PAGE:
Making your mind up 

1 December 2002

A day of tension and indecision for Colm O’Rourke and UTV respectively.

The well documented and much anticipated cosmetic overhaul of ITV1’s presentation in late October was a make-or-break moment in determining the channel’s future, and whether a clear path lay ahead for consolidation or if deviance among the ranks would yet again thwart Carlton and Granada’s ambitions for a prolonged period.

Like the two previous attempts, would this example of ITV1 “ethnic cleansing” once and for all annihilate the scattered regional identities in favour of a national ITV1 amalgam, or, in reality, make a half-baked effort? More to the point, would ITV1’s relaunch be recognised by the elusive independent companies in the ITV network?

Reports on how Ulster Television, one of these three companies, would react to the impending on-screen changes on the British mainland were uncertain and often conflicting. One column would suggest that all ITV companies were to participate in the metamorphosis into ITV1, others would imply UTV and its independent colleagues would shun the imminent ITV1 rebranding and keep their separate identities intact. With these reports it was problematic to believe what UTV’s viewers could expect come 9:25am on Monday 28 October 2002. Only then could the score be finally settled and certain speculators could feel vindicated in their prophecies.

On “Judgement Day”, the handover from GMTV to UTV was turbulent and schizophrenic, whether this was intentional to create tension and leave the issue unresolved is unclear. After a brief glimpse of the extended ident montage that introduced mainland viewers to the cosmetically enhanced, newly consolidated ITV1, the Northern Ireland audience were hastily blacked out from the sequence as Davina McCall led the procession of ITV1 presenters ringing the changes. During a second or two possibly spent in deliberation, the signal cut to the tail end of one of UTV’s previous start-up idents, followed by another 50 seconds of UTV branded trailers, again shunning the fresh ITV1 design, bridging the gap until the day’s edition of Trisha. First impression: UTV have taken a different path yet again to their network brethren.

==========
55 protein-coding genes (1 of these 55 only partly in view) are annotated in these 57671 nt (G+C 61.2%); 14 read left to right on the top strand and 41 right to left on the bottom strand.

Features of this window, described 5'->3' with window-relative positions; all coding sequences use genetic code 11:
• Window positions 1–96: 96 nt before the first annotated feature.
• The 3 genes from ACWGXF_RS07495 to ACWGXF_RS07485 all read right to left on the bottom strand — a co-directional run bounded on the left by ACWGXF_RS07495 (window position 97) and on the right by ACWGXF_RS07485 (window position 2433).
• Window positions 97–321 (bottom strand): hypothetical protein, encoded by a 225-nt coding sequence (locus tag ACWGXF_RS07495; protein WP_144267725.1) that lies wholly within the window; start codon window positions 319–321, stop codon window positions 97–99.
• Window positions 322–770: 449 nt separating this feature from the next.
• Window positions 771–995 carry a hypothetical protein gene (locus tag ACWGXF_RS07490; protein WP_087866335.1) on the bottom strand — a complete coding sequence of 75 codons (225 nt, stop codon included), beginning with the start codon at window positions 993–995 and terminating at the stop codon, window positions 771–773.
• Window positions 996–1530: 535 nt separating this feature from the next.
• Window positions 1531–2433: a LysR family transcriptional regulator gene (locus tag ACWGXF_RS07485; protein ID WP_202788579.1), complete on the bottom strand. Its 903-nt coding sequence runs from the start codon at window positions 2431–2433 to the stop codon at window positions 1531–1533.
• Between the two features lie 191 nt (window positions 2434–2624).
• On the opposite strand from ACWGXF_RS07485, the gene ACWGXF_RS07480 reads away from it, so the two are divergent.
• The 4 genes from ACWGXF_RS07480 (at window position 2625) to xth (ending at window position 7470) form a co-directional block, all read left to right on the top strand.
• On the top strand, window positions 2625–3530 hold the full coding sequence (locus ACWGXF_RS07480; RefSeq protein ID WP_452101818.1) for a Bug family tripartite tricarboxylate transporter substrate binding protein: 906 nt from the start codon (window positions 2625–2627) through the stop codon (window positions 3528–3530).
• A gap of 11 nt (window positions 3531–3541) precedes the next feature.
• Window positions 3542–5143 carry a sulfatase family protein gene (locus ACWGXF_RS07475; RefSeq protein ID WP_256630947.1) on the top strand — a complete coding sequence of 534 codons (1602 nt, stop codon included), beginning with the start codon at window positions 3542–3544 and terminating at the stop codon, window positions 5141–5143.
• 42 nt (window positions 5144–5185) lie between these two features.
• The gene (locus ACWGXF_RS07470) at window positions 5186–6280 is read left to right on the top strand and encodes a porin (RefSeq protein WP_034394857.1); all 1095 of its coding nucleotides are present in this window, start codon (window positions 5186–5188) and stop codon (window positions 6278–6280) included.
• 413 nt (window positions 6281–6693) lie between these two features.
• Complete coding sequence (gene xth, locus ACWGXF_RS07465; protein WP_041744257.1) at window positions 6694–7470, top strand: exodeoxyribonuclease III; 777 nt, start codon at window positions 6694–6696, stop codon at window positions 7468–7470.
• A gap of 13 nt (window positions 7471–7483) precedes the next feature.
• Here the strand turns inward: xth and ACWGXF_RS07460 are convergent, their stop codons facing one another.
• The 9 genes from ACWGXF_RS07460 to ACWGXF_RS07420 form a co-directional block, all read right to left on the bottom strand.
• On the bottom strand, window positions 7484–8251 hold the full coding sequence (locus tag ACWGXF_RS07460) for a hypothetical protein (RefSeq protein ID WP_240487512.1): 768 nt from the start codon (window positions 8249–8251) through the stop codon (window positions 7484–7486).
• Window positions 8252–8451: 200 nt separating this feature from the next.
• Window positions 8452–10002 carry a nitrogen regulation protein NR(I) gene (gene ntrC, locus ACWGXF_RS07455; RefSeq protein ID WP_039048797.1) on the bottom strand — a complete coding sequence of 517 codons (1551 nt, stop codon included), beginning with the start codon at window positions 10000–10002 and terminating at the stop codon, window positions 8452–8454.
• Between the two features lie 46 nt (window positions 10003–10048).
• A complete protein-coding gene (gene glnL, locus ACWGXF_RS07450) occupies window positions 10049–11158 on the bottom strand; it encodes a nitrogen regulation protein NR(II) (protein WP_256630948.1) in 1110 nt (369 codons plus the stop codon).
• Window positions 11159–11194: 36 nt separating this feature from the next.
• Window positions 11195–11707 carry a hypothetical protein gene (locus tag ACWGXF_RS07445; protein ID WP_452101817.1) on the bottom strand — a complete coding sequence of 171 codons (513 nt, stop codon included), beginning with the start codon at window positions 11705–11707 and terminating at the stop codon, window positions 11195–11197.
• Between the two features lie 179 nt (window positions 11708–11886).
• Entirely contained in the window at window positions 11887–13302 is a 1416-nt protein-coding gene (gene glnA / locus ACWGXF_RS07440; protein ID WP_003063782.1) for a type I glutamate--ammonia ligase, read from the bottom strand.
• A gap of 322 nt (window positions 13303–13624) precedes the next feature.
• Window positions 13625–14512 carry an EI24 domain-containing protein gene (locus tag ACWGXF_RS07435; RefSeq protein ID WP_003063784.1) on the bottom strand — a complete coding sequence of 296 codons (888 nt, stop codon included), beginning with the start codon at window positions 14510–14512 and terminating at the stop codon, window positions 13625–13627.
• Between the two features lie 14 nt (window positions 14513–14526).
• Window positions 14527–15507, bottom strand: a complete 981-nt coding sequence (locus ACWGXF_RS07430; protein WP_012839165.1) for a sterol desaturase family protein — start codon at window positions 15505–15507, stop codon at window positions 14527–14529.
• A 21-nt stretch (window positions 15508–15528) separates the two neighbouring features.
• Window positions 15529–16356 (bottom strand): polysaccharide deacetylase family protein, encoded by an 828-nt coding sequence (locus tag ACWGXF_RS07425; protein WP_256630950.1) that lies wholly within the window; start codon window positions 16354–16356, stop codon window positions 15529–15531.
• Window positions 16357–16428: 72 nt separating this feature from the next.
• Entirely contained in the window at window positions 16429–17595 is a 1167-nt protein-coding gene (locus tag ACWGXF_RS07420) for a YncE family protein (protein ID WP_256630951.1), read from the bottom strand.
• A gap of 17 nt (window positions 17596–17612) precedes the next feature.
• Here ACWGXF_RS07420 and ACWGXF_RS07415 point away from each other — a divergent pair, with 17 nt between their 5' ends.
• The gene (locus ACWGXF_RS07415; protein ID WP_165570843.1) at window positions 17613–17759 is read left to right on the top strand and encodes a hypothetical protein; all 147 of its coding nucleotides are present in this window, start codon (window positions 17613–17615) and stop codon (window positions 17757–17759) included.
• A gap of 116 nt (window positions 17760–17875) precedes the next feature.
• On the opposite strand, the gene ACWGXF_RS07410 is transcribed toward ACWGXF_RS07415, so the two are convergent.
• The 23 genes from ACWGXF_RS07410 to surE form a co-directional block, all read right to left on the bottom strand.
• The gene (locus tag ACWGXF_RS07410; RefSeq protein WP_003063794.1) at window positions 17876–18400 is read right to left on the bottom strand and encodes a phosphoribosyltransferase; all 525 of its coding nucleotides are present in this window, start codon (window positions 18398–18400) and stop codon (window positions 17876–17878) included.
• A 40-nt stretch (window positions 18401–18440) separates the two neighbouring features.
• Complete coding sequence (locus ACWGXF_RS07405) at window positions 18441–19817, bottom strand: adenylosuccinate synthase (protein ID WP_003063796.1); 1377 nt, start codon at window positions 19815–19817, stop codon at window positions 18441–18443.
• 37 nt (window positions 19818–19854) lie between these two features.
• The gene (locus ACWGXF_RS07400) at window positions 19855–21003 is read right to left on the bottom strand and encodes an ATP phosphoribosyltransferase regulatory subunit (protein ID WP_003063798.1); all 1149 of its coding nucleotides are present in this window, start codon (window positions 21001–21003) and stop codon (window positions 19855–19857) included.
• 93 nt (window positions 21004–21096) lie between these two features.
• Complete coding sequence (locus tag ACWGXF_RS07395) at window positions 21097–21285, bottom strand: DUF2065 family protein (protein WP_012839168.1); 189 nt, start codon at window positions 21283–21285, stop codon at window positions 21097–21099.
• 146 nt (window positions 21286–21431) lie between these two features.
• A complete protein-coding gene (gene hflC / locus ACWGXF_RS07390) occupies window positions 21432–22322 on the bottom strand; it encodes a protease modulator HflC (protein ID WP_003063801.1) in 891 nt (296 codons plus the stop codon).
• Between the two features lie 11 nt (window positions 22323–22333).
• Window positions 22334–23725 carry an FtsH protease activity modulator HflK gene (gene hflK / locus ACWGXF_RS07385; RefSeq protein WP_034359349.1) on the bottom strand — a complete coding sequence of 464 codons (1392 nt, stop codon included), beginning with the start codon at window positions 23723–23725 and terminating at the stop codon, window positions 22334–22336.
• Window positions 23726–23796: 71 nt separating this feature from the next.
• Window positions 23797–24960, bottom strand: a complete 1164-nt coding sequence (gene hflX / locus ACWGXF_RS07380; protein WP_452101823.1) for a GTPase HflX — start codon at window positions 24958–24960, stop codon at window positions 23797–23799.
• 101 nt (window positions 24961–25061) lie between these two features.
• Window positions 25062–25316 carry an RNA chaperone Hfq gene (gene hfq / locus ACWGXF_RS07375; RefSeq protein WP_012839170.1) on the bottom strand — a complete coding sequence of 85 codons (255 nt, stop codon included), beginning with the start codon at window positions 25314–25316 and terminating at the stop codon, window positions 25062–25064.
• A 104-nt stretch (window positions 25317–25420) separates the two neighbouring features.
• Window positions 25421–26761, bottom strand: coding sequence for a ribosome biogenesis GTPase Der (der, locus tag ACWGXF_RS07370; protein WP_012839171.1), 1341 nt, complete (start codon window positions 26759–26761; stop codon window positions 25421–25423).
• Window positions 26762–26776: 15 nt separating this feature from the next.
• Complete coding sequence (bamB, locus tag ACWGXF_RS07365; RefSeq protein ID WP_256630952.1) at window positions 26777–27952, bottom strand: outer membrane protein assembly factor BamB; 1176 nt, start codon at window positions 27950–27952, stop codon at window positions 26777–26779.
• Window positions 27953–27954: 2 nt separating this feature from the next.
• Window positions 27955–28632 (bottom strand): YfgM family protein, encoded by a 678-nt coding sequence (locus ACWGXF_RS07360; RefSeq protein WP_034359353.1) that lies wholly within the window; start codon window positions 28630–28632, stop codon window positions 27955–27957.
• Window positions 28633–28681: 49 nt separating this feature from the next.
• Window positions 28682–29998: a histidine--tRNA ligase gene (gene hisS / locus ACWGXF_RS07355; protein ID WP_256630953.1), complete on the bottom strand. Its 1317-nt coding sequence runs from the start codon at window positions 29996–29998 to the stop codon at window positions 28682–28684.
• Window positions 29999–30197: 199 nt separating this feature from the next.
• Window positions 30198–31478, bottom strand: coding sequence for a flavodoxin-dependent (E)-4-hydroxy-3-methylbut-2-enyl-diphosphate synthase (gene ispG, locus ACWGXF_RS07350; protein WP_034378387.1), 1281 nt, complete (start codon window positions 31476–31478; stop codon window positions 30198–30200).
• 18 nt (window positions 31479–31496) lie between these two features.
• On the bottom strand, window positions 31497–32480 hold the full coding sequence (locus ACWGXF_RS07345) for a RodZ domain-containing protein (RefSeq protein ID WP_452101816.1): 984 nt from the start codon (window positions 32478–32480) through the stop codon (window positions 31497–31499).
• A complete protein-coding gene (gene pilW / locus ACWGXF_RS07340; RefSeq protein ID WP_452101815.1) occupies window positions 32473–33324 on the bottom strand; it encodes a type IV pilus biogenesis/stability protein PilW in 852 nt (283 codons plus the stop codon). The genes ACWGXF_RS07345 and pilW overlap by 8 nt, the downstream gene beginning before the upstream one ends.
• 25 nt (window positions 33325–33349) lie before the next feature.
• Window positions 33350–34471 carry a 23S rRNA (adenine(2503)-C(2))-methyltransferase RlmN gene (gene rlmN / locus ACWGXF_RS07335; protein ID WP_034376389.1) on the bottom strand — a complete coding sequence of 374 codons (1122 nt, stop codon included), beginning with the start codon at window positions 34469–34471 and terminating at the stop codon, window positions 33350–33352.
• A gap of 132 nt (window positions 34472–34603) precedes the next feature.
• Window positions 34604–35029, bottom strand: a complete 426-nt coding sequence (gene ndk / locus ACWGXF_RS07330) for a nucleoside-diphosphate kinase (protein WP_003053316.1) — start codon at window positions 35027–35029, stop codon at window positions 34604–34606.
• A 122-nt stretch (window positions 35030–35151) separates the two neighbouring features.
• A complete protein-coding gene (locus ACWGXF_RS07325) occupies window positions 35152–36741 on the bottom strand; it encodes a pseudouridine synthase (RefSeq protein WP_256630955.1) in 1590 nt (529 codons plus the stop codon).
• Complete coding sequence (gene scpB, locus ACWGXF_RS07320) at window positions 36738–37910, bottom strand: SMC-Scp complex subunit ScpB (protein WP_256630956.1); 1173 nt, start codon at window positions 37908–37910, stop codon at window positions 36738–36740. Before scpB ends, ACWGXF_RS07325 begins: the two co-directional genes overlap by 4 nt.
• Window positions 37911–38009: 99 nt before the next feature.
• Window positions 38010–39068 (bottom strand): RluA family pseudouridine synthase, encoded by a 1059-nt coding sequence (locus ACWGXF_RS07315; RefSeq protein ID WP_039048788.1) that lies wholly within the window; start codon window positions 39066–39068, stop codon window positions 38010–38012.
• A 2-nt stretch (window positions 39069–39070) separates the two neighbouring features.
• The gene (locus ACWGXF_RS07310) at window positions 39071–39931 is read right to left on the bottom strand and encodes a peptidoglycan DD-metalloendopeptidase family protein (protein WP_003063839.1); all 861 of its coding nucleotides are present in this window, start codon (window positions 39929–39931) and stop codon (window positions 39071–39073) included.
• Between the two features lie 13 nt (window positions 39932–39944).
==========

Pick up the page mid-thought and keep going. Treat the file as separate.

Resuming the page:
Move forward 15 minutes later to the day’s first commercial break and, quite suddenly, a change of tact emerges from Havelock House. A new break-bumper, in the same style as the new ITV1 bumper, but usurped by a UTV logo. Perhaps the station’s vehemence of the new ITV1 presentation style isn’t as watertight as first imagined. The documented “break flash”, the second-long flash of squares scheduled to appear between each commercial, however, did not appear. Was this a further indication of UTV resistance at succumbing to ITV universality? Not quite. Surprisingly, it transpired that the break filler was only implemented in four of the ITV1 regional services; London, Anglia, (HTV) West, Meridian and Channel. Could this be an early abortive effort at the latest endeavour in homogenising the ITV companies? So far, no new idents and no break filler, but a new break bumper. Not much to base a solid impression on UTV’s participation to the ITV1 circus.